Nepal government moves to merge guerrillas with armyOctober 21st, 2008 - 5:35 pm ICT by IANS
Kathmandu, Oct 21 (IANS) Facing a deepening controversy about the merger of the Maoist guerrilla combatants with the state army, Nepal’s Maoist-led government Tuesday decided to go ahead with the unification despite objections by the opposition and its own coalition partners.The government will form a special committee Wednesday to begin the process of integration of the Maoist People’s Liberation Army (PLA) with the Nepal Army (NA), Maoist Minister of Peace and Reconstruction Janardan Sharma said Tuesday.
The committee would include representatives of the major parties, the PLA and NA, said Sharma, who is also a deputy commander of the PLA.
The government also decided to form a second high-level committee Wednesday to coordinate the activities of the six-party government.
The decisions come after a series of statements by the main opposition party, former prime minister Girija Prasad Koirala’s Nepali Congress (NC), and regional party Madhesi Janadhikar Forum (MJF), that is a partner in the alliance government, that such a merger would be catastrophic.
The NC had headed the peace agreement with the Maoist guerrillas two years ago and agreed to the unification, which was a precondition laid down by the Maoists for returning to mainstream politics.
But after an unexpected election defeat in April this year, it has been repeatedly raising objections to the peace agreement clause.
NC chief Koirala, who Monday ruled out joining the government, has been trying to discredit the Maoists, accusing Prime Minister Pushpa Kamal Dahal ‘Prachanda’ of having no ethics and treating his interim government, whose main task should be drafting a new constitution, as a permanent one.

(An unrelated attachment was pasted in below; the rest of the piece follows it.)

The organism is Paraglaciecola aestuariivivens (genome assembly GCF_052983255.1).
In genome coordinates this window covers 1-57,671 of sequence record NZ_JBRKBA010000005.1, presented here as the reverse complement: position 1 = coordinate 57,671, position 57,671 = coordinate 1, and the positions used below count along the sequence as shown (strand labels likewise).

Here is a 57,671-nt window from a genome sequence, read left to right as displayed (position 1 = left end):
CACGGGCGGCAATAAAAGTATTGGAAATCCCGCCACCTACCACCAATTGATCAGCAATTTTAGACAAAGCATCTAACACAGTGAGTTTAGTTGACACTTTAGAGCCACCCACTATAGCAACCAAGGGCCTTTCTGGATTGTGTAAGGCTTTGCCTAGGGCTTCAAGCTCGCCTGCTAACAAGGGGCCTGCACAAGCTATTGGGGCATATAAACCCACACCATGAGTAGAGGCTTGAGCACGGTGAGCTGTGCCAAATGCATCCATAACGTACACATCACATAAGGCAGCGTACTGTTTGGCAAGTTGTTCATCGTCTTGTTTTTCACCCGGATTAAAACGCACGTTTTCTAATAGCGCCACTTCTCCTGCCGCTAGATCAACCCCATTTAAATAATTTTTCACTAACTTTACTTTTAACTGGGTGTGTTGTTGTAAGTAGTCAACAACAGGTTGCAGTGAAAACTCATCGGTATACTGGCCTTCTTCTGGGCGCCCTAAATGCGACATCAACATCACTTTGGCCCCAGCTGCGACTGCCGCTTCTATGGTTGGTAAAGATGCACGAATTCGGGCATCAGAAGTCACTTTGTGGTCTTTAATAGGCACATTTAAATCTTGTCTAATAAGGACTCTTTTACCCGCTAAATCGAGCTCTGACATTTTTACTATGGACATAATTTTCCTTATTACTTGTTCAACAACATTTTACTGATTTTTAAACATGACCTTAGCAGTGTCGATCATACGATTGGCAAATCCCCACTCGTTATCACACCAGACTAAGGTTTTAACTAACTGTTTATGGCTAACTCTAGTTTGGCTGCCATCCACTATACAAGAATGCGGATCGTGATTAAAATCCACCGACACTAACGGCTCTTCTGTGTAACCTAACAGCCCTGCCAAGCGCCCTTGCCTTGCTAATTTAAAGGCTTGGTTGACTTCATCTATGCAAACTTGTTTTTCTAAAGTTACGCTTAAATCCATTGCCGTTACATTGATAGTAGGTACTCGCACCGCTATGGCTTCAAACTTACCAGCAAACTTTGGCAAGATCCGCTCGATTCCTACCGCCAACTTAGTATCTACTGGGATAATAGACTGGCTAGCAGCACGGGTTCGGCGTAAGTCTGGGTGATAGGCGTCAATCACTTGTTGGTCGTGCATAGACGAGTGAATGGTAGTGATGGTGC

Two of his deputies, cousin Sushil Koirala and former minister Ram Chandra Poudel, have been saying that the PLA being politically indoctrinated, its induction into the state army would lead to the politicisation of the national army and trigger chaos.
The NC has received a shot in the arm from the MJF, who too have begun opposing the unification.
Minister for Physical Planning and Works Bijay Kumar Gachhedar of MJF recently said that the merger would stoke unrest in the Terai plains in south Nepal.
He and other Terai leaders say that Madhesis - Terai residents, who are mostly of Indian origin - should also be included in the army on the basis of population. On the eve of the election, the then Koirala government had agreed to do so.
Now if Terai is left behind in the induction, they say it could lead to secession.
Two other Terai parties, the Terai Madhes Loktantrik Party and Sadbhavana Party, which too is in the government, have also warned against the merger.
The conflicting statements have cast a dark cloud over the fate of nearly 19,000 PLA soldiers, including a large number of women, who have been corralled in cantonments supervised by the UN since the signing of the peace pact.
Even the NA, despite its assertion that it would follow the orders of a democratically elected government, is digging its heels in.
NA chief Gen Rukmangud Katawal has said that the army would not accept recruits en masse. It would only accept those who meet international physical and mental standards.
A host of foreign governments are offering their assistance with the proposed merger. Besides the UN, the US, Britain, India and China are ready to help. But so far, there has been no response from the Nepal government.
Ian Martin, chief of the UN Mission in Nepal (UNMIN) that is managing the arms and combatants of the PLA, warns that the integration panel would have a tough task.
“The special committee is not going to have an easy task, finding a way forward with the sufficient degree of consensus,” he said. “But the only way, as in other aspects of the peace process, is to begin that dialogue.”